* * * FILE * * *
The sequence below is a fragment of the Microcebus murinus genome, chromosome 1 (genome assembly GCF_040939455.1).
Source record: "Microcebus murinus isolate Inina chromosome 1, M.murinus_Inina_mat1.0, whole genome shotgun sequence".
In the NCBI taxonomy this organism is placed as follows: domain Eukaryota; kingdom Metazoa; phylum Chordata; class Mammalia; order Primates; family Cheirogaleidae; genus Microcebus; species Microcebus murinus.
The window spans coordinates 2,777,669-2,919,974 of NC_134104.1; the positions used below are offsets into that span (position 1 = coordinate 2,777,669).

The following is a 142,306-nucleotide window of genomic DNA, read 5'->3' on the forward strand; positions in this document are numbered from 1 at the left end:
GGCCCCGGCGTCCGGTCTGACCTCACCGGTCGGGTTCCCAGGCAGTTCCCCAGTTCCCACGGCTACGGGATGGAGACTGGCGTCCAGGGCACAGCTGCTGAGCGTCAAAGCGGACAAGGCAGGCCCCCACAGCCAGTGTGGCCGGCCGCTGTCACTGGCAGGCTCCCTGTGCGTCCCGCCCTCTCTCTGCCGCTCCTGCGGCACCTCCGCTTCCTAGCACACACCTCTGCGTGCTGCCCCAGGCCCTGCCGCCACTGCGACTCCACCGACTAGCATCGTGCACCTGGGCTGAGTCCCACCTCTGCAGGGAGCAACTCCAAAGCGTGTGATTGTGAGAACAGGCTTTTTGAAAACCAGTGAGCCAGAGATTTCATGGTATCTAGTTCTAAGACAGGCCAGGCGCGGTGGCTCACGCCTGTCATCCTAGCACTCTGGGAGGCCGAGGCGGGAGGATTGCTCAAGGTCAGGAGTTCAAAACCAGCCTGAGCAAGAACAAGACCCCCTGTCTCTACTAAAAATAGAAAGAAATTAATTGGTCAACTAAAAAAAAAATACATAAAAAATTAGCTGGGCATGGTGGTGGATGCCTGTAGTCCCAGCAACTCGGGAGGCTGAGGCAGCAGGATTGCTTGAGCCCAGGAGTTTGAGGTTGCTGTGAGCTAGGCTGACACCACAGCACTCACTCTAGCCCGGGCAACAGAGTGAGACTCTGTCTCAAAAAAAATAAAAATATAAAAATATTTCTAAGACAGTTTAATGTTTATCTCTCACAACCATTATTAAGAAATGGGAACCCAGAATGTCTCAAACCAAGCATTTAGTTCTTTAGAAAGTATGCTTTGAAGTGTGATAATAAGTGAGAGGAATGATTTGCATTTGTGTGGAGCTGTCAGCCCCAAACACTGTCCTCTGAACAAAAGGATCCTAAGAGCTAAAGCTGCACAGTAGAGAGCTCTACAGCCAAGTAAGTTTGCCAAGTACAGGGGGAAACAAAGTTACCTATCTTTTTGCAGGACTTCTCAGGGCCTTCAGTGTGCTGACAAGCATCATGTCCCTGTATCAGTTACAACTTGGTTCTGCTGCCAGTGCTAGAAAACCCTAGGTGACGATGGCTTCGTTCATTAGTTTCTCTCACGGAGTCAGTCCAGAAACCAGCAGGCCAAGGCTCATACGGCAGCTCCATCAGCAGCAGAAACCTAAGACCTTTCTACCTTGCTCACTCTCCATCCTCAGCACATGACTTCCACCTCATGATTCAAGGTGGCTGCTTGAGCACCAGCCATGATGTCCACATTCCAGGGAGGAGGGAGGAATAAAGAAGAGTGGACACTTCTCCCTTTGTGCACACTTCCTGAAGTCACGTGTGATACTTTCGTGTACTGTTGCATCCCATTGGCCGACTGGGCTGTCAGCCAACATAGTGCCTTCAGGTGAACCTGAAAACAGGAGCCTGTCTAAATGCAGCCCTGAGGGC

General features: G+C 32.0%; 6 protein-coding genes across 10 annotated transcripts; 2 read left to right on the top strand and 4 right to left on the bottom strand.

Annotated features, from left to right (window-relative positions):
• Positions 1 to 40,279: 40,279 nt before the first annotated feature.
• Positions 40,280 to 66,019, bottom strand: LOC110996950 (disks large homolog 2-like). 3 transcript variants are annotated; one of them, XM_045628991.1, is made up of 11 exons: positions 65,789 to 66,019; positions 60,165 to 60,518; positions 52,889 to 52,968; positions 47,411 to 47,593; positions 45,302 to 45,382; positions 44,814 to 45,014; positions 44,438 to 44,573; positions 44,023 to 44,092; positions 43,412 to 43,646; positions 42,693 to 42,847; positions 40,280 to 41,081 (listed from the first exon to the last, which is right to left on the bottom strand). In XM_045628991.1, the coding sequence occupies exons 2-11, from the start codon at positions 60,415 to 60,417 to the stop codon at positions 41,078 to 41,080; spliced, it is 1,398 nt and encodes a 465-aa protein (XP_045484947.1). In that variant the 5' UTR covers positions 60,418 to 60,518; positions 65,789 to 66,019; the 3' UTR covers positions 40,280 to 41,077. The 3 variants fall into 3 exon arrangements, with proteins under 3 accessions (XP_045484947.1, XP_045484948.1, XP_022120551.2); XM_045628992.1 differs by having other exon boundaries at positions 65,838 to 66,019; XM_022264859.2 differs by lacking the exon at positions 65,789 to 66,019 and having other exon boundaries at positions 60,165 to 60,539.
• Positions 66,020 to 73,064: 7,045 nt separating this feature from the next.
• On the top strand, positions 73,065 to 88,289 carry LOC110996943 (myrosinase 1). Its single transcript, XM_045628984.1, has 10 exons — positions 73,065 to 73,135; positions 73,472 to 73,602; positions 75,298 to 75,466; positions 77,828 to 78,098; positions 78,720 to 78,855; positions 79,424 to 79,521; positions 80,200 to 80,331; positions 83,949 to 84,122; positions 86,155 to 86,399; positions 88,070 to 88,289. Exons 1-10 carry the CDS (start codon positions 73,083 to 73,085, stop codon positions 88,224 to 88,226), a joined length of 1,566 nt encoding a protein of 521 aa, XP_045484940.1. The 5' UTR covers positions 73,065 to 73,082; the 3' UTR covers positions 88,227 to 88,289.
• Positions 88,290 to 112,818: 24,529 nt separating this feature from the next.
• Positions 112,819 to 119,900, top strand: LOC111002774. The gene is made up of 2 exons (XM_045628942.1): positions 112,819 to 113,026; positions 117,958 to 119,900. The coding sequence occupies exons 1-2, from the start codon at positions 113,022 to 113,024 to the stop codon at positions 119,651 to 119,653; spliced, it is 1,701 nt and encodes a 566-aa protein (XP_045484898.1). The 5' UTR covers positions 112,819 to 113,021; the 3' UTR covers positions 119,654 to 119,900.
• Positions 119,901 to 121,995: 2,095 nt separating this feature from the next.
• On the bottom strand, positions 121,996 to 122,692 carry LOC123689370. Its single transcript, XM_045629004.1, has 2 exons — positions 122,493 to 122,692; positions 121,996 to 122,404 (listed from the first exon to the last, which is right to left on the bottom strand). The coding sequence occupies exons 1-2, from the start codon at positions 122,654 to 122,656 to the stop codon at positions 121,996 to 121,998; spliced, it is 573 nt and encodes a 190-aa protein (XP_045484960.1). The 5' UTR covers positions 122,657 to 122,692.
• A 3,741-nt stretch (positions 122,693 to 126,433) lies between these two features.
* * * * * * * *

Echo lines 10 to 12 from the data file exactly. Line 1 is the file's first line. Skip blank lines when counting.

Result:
• Positions 40,280 to 66,019, bottom strand: LOC110996950 (disks large homolog 2-like). 3 transcript variants are annotated; one of them, XM_045628991.1, is made up of 11 exons: positions 65,789 to 66,019; positions 60,165 to 60,518; positions 52,889 to 52,968; positions 47,411 to 47,593; positions 45,302 to 45,382; positions 44,814 to 45,014; positions 44,438 to 44,573; positions 44,023 to 44,092; positions 43,412 to 43,646; positions 42,693 to 42,847; positions 40,280 to 41,081 (listed from the first exon to the last, which is right to left on the bottom strand). In XM_045628991.1, the coding sequence occupies exons 2-11, from the start codon at positions 60,415 to 60,417 to the stop codon at positions 41,078 to 41,080; spliced, it is 1,398 nt and encodes a 465-aa protein (XP_045484947.1). In that variant the 5' UTR covers positions 60,418 to 60,518; positions 65,789 to 66,019; the 3' UTR covers positions 40,280 to 41,077. The 3 variants fall into 3 exon arrangements, with proteins under 3 accessions (XP_045484947.1, XP_045484948.1, XP_022120551.2); XM_045628992.1 differs by having other exon boundaries at positions 65,838 to 66,019; XM_022264859.2 differs by lacking the exon at positions 65,789 to 66,019 and having other exon boundaries at positions 60,165 to 60,539.
• Positions 66,020 to 73,064: 7,045 nt separating this feature from the next.
• On the top strand, positions 73,065 to 88,289 carry LOC110996943 (myrosinase 1). Its single transcript, XM_045628984.1, has 10 exons — positions 73,065 to 73,135; positions 73,472 to 73,602; positions 75,298 to 75,466; positions 77,828 to 78,098; positions 78,720 to 78,855; positions 79,424 to 79,521; positions 80,200 to 80,331; positions 83,949 to 84,122; positions 86,155 to 86,399; positions 88,070 to 88,289. Exons 1-10 carry the CDS (start codon positions 73,083 to 73,085, stop codon positions 88,224 to 88,226), a joined length of 1,566 nt encoding a protein of 521 aa, XP_045484940.1. The 5' UTR covers positions 73,065 to 73,082; the 3' UTR covers positions 88,227 to 88,289.